A deadly week in Turkey has pulled Ankara closer to the US in the fight against ISIS and led to an emergency meeting on Tuesday during which NATO members expressed support for bombing strikes carried out by the Turkish government.
But those strikes should raise concerns in the US about the Kurds who are also being targeted by Turkish attacks.
A violent week
The transformative week in Turkey began on July 20 when Sey Abdurrahman Alagoz, a 20-year-old Turkish suicide bomber, attacked a group of youth activists from the Federation of Socialist Youth Associations (SGDF), killing 32.
It was the first ISIS attack inside Turkey.
Before the strike, Turkey had been reluctant to engage in military strikes against ISIS or to stem the flow of potential fighters through its borders. But late last week it opened up air bases to the US and started its own bombing missions of ISIS targets.
However, ISIS is not Turkey’s only target. Turkey’s main foes in the region are the Kurdistan Workers’ Party (PKK) and the affiliated People’s Protection Unit (YPG). The PKK is an armed Kurdish group labeled a terrorism organization by Turkey, the US and UK – but which does not appear on the UN sanctions list. The PKK has been fighting for independence from Turkey for decades.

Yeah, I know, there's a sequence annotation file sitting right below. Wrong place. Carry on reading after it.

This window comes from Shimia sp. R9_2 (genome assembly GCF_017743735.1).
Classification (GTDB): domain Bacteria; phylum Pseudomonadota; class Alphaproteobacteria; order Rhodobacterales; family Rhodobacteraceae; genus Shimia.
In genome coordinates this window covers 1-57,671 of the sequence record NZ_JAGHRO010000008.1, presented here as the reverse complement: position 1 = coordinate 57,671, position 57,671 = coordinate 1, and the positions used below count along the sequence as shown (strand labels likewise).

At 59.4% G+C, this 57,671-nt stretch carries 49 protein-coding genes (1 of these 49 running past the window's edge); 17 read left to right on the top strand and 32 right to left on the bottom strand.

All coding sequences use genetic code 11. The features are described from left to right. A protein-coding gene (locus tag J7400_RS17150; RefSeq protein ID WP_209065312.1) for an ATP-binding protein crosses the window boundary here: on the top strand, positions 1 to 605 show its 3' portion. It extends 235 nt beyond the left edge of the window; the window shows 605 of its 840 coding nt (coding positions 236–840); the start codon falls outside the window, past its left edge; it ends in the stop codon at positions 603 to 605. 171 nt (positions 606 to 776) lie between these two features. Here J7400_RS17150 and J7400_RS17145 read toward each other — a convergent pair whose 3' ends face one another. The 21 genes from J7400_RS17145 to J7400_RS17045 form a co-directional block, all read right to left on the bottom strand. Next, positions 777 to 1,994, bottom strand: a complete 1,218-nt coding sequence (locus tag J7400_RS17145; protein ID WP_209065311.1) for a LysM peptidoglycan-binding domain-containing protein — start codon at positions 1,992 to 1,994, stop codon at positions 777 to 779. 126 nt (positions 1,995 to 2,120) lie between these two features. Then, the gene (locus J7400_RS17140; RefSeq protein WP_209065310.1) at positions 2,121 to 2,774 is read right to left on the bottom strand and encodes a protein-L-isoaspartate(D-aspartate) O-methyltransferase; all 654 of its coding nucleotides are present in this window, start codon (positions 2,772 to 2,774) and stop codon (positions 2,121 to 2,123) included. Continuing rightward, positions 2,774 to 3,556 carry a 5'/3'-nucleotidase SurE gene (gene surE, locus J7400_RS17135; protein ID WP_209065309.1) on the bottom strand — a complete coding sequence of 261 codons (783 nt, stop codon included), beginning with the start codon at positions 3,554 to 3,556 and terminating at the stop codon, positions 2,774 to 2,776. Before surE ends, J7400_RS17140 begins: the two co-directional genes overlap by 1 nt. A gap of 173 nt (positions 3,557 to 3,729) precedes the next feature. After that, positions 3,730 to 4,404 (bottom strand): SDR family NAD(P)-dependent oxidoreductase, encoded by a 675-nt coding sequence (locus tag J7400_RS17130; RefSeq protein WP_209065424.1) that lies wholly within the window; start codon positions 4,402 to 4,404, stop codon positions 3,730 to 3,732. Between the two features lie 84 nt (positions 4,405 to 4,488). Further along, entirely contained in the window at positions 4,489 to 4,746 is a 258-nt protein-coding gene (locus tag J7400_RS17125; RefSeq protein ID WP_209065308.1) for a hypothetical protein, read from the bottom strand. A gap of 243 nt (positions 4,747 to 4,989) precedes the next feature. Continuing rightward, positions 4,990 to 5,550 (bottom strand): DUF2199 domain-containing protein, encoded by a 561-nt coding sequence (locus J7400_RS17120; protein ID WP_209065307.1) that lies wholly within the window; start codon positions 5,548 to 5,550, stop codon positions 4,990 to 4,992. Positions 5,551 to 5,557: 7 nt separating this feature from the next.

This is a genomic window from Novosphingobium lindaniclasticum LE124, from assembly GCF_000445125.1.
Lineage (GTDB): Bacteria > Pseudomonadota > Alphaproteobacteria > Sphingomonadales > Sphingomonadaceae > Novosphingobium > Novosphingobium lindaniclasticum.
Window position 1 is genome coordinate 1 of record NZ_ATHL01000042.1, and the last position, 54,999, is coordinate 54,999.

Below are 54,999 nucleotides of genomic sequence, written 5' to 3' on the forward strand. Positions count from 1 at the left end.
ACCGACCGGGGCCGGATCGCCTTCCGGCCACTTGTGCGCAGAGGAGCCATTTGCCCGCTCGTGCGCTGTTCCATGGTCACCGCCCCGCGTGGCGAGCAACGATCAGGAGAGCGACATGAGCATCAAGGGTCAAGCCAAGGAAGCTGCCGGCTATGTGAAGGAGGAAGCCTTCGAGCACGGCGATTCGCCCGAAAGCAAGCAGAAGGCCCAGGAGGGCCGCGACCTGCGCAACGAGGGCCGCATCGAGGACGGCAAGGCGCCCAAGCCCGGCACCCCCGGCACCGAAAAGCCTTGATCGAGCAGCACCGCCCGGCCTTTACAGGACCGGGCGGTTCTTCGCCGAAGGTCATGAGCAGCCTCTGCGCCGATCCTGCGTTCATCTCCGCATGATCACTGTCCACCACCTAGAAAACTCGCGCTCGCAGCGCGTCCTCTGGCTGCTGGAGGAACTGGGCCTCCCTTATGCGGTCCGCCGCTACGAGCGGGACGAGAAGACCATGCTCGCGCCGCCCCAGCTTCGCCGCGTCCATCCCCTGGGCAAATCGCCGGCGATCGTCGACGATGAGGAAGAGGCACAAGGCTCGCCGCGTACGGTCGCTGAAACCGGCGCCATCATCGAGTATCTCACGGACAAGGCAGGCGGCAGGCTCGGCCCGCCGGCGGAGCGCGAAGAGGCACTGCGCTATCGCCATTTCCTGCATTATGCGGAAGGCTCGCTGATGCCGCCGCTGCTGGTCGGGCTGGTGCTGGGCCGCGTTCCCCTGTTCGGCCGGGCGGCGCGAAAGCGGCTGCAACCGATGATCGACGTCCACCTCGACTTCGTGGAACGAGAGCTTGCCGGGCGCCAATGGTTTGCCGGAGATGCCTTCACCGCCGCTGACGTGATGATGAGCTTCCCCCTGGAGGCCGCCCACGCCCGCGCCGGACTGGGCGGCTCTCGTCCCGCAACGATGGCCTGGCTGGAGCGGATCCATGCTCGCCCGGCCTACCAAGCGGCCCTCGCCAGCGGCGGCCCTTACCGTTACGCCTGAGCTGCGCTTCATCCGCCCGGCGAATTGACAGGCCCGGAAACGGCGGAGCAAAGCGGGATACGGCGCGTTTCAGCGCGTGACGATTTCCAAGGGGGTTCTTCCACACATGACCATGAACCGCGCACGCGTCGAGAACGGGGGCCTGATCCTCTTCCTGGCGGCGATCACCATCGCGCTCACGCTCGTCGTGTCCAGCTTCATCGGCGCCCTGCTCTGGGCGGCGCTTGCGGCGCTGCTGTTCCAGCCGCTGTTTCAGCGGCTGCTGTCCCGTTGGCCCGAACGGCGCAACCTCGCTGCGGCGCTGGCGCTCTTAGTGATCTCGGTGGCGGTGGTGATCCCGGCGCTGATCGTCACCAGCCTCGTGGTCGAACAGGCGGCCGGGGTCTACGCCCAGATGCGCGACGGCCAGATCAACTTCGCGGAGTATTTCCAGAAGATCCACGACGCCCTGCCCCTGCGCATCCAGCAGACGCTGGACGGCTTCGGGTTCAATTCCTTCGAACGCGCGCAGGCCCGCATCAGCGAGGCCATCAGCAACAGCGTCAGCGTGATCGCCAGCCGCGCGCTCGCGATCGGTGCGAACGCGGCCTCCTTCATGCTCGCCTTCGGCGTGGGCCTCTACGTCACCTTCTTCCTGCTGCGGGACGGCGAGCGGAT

These attacks bring to an end a ceasefire that was declared two years ago.
My observations of events in Turkey during research visits this summer and last year indicate that the Turkish state’s response to the suicide attack will try to achieve a number of goals.
Weakening ISIS may be at the bottom of that list.
Turkey is more interested, I would argue, in attacking PKK and YPG, rounding up YPG supporters, establishing control over the Turkish–Syrian border and contributing to unseating of the Syrian Ba'ath regime.
Decades of conflict
More than 20 million Kurds live in Iran, Turkey, Syria and Iraq. All of these groups want autonomy and representation.
After the overthrow of Saddam Hussein in Iraq, the Kurds in northern Iraq established an autonomous region.